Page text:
Church is not “Cheers”

Alan RudnickThe following blog post comes to us from Alan Rudnick for Alan is an executive minister at DeWitt Community Church and author of “The Work of the Associate Pastor”. He also serves on the Mission Council of the Cooperative Baptist Fellowship.

“Is that we are called to do? Create a place where everyone knows your name? Did Jesus call us to build a Christian version of Cheers?”

Those are the words of Adam Hamilton, senior pastor of the Church of the Resurrection, the largest United Methodist Church in America. Hamilton, speaking to the 2015 Leadership Institute, recalled the decision to add a second worship service over 20 years ago. His leaders pushed back: “Then we will not know everyone. We love this sized church. We know everyone.”

When churches are faced with a change or a decision that will impact the comfort zone of individuals there will always be a push back. There is security in keeping things stable. There is comfort in knowing everyone. There is confidence in leadership knowing that they only have to work with 100 people instead of 200 people.

When I led a vision process in a former church there was push back:
“What if we grow?”
“What if there are too many new people?”
“What about the older members?”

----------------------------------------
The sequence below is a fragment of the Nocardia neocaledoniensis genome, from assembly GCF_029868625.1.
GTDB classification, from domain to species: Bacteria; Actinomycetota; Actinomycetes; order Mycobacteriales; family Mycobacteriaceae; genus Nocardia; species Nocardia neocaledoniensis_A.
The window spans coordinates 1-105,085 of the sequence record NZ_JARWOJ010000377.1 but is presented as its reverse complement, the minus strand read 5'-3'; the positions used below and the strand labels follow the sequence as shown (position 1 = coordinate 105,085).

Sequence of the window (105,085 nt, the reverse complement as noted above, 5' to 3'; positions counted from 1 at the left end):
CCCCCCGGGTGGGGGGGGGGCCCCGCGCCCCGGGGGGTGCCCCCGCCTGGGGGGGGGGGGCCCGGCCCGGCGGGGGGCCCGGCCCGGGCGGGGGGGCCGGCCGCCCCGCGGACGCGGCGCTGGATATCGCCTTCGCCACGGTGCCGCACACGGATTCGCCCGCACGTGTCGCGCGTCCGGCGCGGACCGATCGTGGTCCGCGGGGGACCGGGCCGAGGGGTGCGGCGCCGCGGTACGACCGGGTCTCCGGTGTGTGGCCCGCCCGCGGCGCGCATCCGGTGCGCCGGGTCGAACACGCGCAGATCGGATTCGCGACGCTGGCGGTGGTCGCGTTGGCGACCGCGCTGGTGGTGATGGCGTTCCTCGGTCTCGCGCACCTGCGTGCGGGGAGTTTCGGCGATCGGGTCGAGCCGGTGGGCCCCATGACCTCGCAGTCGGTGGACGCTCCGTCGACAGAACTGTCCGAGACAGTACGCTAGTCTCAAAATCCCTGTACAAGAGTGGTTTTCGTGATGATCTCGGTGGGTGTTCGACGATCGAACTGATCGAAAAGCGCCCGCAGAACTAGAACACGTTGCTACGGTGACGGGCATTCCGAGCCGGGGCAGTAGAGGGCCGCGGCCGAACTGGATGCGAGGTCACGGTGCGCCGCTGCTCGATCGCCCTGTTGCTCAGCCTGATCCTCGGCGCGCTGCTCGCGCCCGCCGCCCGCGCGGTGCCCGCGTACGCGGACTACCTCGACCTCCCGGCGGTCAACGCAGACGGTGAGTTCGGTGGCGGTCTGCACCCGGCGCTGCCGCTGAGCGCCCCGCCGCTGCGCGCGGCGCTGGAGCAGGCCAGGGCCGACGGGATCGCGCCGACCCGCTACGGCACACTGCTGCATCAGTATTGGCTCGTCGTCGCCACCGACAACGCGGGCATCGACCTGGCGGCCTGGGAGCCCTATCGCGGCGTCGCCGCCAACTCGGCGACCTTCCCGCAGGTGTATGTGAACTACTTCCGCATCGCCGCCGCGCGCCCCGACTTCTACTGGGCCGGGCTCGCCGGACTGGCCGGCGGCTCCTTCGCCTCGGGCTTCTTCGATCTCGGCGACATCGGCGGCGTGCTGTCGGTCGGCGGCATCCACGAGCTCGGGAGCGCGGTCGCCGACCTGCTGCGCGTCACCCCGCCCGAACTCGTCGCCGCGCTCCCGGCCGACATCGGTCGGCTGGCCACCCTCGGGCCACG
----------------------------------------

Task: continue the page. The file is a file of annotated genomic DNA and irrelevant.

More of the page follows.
“We will lose them.”
“I don’t want to be in a church with so many new people.”
“I like things the way they are.”

Last time I checked the New Testament, knowing everyone’s name and keeping things the same was not a hallmark of the ministry of Jesus.

Next time you make a change in your church and someone says, “I like a place where I know everyone,” ask them, “Do you want this to be a Christian version of Cheers or a place where we welcome people, even if we don’t know their name?”

To read the entire post, click here.

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About Nelson Searcy

Nelson Searcy is an experienced church planter, coach and church growth strategist, working with churches in over 45 denominations. Nelson is also the Founding and Lead Pastor of The Journey Church, with locations across New York City and in San Francisco and Boca Raton, FL. He first developed the Assimilation System 10 years ago at the Journey Church and has since implemented and improved these strategies with over 3,000 churches across all sizes and denominations. He started coaching pastors in 2006 and has personally coached over 2100+ senior pastors, helping them break common growth barriers like 125, 250, 500, 1000 and beyond, all while maintaining personal life and ministry balance. As founder of Church Leader Insights and the Renegade Pastors Network, he has trained more than 50,000 church leaders (3,000+ church planters). He is the author of over 85 church growth resources and 17+ books, including Fusion: Turning First-Time Guests Into Fully-Engaged Members of Your Church and The Renegade Pastor: Abandoning Average in Your Life and Ministry. His continued mission is to help church leaders around the world cooperate with God in creating healthy, thriving churches. Nelson is married to Kelley and together they have one son, Alexander.

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